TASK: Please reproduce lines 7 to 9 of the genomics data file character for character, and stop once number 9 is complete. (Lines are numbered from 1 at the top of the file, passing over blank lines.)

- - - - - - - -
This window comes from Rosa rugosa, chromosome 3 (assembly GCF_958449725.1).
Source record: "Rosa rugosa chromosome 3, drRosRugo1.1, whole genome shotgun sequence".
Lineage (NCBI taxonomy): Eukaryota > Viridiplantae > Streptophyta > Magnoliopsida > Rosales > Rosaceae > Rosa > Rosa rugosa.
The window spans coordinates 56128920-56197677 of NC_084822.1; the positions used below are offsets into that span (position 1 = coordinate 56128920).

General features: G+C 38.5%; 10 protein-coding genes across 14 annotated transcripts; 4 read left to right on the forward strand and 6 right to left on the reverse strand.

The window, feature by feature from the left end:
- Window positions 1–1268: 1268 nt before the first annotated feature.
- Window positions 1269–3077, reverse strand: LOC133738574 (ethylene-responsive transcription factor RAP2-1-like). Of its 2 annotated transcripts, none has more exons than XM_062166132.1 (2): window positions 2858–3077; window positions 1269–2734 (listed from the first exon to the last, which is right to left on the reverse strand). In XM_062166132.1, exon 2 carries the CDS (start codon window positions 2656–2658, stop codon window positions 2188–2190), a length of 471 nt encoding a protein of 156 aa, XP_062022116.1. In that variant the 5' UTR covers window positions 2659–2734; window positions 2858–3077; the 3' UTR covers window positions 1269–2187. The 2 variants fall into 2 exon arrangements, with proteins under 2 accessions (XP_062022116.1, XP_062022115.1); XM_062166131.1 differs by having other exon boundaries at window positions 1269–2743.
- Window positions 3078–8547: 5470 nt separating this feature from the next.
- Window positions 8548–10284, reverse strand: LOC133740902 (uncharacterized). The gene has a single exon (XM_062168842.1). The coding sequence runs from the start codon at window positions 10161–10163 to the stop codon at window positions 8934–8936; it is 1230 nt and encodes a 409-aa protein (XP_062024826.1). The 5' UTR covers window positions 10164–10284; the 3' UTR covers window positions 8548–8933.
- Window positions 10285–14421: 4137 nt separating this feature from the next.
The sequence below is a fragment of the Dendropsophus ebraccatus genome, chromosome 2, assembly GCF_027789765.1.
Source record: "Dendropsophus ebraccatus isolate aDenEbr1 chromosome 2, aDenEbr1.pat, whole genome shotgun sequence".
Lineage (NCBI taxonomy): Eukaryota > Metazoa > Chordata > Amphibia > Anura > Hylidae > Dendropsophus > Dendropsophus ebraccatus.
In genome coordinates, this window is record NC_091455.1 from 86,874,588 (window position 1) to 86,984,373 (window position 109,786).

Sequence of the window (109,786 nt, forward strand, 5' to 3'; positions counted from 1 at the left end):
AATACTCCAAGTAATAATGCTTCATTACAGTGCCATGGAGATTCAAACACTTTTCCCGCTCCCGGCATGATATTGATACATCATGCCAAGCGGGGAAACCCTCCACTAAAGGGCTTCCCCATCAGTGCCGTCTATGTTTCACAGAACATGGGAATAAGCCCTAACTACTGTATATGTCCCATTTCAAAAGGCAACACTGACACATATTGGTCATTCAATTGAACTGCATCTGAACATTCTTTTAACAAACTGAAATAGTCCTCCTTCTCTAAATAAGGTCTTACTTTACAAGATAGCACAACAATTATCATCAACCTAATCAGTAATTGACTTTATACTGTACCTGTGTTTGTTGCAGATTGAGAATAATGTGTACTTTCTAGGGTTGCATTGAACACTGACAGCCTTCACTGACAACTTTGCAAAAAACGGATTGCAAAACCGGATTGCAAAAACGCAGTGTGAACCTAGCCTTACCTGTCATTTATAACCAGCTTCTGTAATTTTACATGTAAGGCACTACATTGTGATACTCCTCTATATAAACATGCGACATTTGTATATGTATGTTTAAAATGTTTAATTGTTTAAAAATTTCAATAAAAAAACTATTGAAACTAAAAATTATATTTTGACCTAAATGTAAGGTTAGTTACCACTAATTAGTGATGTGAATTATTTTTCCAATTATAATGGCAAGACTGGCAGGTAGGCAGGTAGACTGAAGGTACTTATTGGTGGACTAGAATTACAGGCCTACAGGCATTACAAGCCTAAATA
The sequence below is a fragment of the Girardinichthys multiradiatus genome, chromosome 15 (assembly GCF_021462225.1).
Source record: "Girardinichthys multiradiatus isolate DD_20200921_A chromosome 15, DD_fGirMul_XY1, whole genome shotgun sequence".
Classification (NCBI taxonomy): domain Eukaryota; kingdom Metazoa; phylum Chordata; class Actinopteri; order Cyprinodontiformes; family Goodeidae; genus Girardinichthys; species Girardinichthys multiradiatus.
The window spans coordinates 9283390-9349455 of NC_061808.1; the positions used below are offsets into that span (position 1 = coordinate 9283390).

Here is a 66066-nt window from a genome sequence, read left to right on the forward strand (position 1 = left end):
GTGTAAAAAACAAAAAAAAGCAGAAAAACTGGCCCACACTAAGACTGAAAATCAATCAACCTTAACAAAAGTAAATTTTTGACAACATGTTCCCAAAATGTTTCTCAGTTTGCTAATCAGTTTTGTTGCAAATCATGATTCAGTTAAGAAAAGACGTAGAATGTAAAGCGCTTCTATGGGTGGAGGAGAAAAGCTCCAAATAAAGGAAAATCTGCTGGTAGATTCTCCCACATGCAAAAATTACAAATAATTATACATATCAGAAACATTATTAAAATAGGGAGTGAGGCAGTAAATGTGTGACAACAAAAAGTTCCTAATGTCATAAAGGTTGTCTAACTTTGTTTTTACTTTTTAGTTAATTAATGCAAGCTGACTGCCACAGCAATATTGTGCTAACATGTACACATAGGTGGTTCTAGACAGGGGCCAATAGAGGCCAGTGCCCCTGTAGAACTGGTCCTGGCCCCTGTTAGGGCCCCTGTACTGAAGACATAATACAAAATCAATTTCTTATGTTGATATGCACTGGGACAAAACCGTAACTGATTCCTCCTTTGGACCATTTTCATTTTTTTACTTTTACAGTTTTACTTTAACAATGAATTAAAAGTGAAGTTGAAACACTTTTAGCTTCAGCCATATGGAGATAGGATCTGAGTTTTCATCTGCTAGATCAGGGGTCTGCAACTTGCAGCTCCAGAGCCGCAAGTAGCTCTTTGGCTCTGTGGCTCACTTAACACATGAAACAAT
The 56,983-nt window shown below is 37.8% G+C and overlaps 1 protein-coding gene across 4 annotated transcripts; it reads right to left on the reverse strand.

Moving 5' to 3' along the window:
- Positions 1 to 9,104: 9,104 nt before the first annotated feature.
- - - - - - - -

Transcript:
- Window positions 1–1268: 1268 nt before the first annotated feature.
- Window positions 1269–3077, reverse strand: LOC133738574 (ethylene-responsive transcription factor RAP2-1-like). Of its 2 annotated transcripts, none has more exons than XM_062166132.1 (2): window positions 2858–3077; window positions 1269–2734 (listed from the first exon to the last, which is right to left on the reverse strand). In XM_062166132.1, exon 2 carries the CDS (start codon window positions 2656–2658, stop codon window positions 2188–2190), a length of 471 nt encoding a protein of 156 aa, XP_062022116.1. In that variant the 5' UTR covers window positions 2659–2734; window positions 2858–3077; the 3' UTR covers window positions 1269–2187. The 2 variants fall into 2 exon arrangements, with proteins under 2 accessions (XP_062022116.1, XP_062022115.1); XM_062166131.1 differs by having other exon boundaries at window positions 1269–2743.
- Window positions 3078–8547: 5470 nt separating this feature from the next.